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Checking in with the mothership – SLJ’s Best of 2016
With only six weeks left in 2016—an almost universally recognized dumpster fire of a year—the best of lists will release in a steady stream. We take the lists seriously because they can help us identify books that are beginning to have a strong consensus opinion, as well as books that may become a dark horse.
SLJ editors discussed a selection of favorites from their Best of 2016 list in a fun live stream (which you can view here and on KidLit TV). The full list will go live on SLJ’s website next week but you can download a PDF of all 66 titles now.
As is the case with all year-end lists, my emotional response ranged from punch-the-air happy to head-scratching to “uh oh, I didn’t know this book existed.” For our purposes, let’s talk about the books in three categories: already reviewed, on our list, and not on our list. Out of SLJ’s 66 best books, 23 are relevant to our discussion today because they land in one of these categories. Most of these are in the YA group (15, to be exact); however, there are also two middle grade and six nonfiction that we’ve got our eye on (or not, in some instances) that we should discuss.
Of SLJ’s 15 YA picks, we’ve already covered eight of them. If you get a chance, watch the live stream so you can see Kiera Parrott, Luann Toth, and Della Farrell geek out over some of their favorites from the list. I was stoked to see We Are the Ants get a special shout out because it’s one of my faves and we all know that Karyn has tremendous feelings about The Passion of Dolssa.
From the seven other YA books that made the list, four are titles we intend to cover in the coming months. If you’re following the numbers, that means that we’re in sync with 80% of SLJ’s list! Of course, not all of the books on the list are ones we consider the best of the year (I reviewed The Great American Whatever but I don’t think it’s noteworthy among this year’s crop) but it’s cool to see that we’re circling around a similar group.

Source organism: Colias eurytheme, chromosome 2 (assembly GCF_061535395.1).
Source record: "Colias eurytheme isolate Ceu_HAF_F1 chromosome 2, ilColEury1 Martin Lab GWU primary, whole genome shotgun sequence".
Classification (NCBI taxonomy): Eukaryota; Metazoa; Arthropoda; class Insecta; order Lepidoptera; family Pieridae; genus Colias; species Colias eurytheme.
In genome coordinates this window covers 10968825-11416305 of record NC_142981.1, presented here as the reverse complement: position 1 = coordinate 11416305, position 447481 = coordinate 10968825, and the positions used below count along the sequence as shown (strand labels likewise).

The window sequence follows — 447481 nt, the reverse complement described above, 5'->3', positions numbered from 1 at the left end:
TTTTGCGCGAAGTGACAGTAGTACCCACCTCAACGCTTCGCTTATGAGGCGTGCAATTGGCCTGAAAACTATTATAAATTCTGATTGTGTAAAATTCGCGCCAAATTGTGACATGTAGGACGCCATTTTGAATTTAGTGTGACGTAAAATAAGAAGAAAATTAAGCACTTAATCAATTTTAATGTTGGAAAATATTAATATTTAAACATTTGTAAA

What about the last 20%? I’m not sure how we let Scythe slip through the cracks, but after an appearance on PW’s list, five stars, and a spot on SLJ’s list, we are certainly eager to check out Neal Shusterman’s latest. Ashes never made it to our list at all because the age range for Laurie Halse Anderson’s Seeds of America trilogy is firmly middle grade territory. Finally, Asking for It by Louise O’Neill intrigues us and we’ll give it a look if anyone wants to make a convincing argument for its literary quality.
The nonfiction list mixes age levels so there wasn’t as much overlap. Sarah reviewed Samurai Rising a couple weeks ago and a review of March: Book Three is coming soon. We had no plans to look at Russell Freedman’s Vietnam: A History of the War, but it has four stars and Della’s blurb for it on the live stream has me intrigued enough to add it to our list. I’ve been itching to find this year’s Symphony for the City of the Dead or Most Dangerous but no serious contenders have emerged so far. The Vietnam war is an ambitious subject for any age so I’m eager to check it out.
Finally, there are those two middle grade novels I mentioned earlier. Wolf Hollow and The Girl Who Drank the Moon may end up being “too young” but every year we cover books that we think may might hit the lower end of Printz age range because #NavigatingEarly2013.
There you have it friends. What do you think of SLJ’s Best of 2016? Aside from Scythe and Vietnam, are there any other titles on their list that we should add to ours?
Filed under: Books to look for, Contenders, Fiction, Nonfiction, Year end lists
About Joy Piedmont
Joy Piedmont is a librarian and technology integrator at LREI - Little Red School House & Elisabeth Irwin High School. Prior to becoming a librarian, Joy reviewed and reported for Entertainment Weekly’s PopWatch. She reviews for SLJ and is the President of the Hudson Valley Library Association. When she’s not reading or writing about YA literature, she’s compulsively consuming culture of all kinds, learning to fly (on a trapeze), and taking naps with her cat, Oliver. Find her on Twitter @InquiringJoy, email her at joy dot piedmont at gmail dot com, or follow her on Tumblr. Her opinions do not reflect the attitudes or opinions of SLJ, LREI, HVLA or any other initialisms with which she is affiliated.
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